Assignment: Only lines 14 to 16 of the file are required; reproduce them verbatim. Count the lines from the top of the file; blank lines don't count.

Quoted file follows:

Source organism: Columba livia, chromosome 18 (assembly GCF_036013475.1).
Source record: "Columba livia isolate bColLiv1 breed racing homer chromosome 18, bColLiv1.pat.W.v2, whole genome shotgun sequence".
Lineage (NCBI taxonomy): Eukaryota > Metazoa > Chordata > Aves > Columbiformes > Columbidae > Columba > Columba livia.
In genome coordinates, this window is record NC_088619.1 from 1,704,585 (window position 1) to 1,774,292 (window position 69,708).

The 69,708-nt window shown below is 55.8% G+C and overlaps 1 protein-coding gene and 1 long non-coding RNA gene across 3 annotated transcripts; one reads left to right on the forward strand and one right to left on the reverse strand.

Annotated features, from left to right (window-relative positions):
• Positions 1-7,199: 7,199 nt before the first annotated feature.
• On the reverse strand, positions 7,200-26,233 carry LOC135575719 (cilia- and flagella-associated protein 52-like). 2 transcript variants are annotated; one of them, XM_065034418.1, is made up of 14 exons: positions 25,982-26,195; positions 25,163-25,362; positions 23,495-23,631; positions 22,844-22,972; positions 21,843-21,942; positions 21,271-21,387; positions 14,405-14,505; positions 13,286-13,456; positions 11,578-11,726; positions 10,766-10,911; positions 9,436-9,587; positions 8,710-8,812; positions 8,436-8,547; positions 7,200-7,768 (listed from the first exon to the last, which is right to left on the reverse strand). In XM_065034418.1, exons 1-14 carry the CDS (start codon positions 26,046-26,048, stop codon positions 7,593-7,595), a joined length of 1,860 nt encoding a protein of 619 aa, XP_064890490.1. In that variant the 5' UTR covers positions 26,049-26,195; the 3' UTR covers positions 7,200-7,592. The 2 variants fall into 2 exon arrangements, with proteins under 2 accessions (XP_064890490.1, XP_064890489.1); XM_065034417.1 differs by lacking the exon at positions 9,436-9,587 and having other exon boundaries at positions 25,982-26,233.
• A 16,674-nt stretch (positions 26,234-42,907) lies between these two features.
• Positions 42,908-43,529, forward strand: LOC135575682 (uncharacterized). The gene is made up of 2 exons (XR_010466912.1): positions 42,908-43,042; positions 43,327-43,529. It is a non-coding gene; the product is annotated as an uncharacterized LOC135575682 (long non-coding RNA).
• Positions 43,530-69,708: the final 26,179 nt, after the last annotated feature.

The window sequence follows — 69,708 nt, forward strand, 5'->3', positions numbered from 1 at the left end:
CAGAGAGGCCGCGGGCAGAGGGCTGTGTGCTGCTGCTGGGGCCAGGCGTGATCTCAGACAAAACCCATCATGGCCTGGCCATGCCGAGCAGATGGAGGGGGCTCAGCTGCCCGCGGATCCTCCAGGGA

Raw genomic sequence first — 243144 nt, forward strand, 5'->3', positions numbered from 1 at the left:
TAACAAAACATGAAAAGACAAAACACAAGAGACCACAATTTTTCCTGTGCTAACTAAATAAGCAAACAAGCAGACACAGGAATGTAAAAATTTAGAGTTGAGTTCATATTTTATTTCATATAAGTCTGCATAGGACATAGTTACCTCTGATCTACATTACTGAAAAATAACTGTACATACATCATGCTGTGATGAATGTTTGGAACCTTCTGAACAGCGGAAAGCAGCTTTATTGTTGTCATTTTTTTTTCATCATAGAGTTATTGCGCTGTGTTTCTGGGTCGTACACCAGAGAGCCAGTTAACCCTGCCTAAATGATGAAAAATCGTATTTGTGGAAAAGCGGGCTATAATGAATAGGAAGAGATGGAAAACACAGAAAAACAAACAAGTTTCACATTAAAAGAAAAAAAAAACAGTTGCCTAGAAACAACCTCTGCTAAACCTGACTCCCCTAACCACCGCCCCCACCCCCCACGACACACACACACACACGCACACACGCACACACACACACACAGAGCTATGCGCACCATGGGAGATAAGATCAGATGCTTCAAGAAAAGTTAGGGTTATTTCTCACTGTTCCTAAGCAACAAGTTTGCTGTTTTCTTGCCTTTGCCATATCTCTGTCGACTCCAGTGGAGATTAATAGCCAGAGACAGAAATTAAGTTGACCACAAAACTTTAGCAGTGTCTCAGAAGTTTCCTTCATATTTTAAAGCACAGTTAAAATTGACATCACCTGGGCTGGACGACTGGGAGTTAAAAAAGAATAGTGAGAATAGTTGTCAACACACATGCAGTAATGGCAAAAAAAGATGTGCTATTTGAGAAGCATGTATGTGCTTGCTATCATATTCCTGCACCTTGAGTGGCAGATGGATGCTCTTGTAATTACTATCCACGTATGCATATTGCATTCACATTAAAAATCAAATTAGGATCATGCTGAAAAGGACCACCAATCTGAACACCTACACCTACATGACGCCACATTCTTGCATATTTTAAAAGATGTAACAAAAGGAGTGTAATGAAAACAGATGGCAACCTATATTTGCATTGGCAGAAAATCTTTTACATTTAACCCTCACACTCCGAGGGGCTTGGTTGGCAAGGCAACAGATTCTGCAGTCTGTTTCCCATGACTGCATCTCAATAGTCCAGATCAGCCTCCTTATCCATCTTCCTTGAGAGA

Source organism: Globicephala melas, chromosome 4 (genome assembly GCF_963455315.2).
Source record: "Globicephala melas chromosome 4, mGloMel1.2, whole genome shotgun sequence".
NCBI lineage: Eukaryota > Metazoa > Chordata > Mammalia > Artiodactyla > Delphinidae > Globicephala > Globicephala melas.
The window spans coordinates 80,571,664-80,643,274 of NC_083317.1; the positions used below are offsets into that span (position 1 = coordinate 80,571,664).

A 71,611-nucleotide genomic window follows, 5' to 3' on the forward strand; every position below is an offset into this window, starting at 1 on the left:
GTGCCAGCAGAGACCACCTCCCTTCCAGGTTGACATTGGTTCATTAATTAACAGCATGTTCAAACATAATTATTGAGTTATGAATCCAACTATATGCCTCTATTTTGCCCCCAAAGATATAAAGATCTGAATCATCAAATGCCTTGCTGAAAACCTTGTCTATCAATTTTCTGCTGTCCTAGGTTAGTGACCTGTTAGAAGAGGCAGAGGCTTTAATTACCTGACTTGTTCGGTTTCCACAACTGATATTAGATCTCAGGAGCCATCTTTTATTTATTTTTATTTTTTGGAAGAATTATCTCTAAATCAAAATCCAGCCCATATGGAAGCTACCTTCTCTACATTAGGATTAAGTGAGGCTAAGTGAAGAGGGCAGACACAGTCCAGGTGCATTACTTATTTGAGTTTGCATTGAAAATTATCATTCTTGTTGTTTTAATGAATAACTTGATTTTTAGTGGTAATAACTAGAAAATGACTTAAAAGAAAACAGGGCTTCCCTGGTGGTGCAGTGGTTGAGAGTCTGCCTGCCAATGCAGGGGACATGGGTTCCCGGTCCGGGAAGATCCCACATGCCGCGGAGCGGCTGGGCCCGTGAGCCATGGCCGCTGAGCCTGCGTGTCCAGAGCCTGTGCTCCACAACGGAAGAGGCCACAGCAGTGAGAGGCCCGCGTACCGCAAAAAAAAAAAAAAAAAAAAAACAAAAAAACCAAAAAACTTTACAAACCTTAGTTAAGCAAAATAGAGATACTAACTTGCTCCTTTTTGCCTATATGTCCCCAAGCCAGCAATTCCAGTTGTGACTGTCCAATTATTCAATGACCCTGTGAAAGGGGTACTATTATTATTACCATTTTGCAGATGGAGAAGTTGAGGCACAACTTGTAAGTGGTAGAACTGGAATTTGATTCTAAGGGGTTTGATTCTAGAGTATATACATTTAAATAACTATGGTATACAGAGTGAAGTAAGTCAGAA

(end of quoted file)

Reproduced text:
Raw genomic sequence first — 243144 nt, forward strand, 5'->3', positions numbered from 1 at the left:
TAACAAAACATGAAAAGACAAAACACAAGAGACCACAATTTTTCCTGTGCTAACTAAATAAGCAAACAAGCAGACACAGGAATGTAAAAATTTAGAGTTGAGTTCATATTTTATTTCATATAAGTCTGCATAGGACATAGTTACCTCTGATCTACATTACTGAAAAATAACTGTACATACATCATGCTGTGATGAATGTTTGGAACCTTCTGAACAGCGGAAAGCAGCTTTATTGTTGTCATTTTTTTTTCATCATAGAGTTATTGCGCTGTGTTTCTGGGTCGTACACCAGAGAGCCAGTTAACCCTGCCTAAATGATGAAAAATCGTATTTGTGGAAAAGCGGGCTATAATGAATAGGAAGAGATGGAAAACACAGAAAAACAAACAAGTTTCACATTAAAAGAAAAAAAAAACAGTTGCCTAGAAACAACCTCTGCTAAACCTGACTCCCCTAACCACCGCCCCCACCCCCCACGACACACACACACACACGCACACACGCACACACACACACACAGAGCTATGCGCACCATGGGAGATAAGATCAGATGCTTCAAGAAAAGTTAGGGTTATTTCTCACTGTTCCTAAGCAACAAGTTTGCTGTTTTCTTGCCTTTGCCATATCTCTGTCGACTCCAGTGGAGATTAATAGCCAGAGACAGAAATTAAGTTGACCACAAAACTTTAGCAGTGTCTCAGAAGTTTCCTTCATATTTTAAAGCACAGTTAAAATTGACATCACCTGGGCTGGACGACTGGGAGTTAAAAAAGAATAGTGAGAATAGTTGTCAACACACATGCAGTAATGGCAAAAAAAGATGTGCTATTTGAGAAGCATGTATGTGCTTGCTATCATATTCCTGCACCTTGAGTGGCAGATGGATGCTCTTGTAATTACTATCCACGTATGCATATTGCATTCACATTAAAAATCAAATTAGGATCATGCTGAAAAGGACCACCAATCTGAACACCTACACCTACATGACGCCACATTCTTGCATATTTTAAAAGATGTAACAAAAGGAGTGTAATGAAAACAGATGGCAACCTATATTTGCATTGGCAGAAAATCTTTTACATTTAACCCTCACACTCCGAGGGGCTTGGTTGGCAAGGCAACAGATTCTGCAGTCTGTTTCCCATGACTGCATCTCAATAGTCCAGATCAGCCTCCTTATCCATCTTCCTTGAGAGA

Source organism: Globicephala melas, chromosome 4 (genome assembly GCF_963455315.2).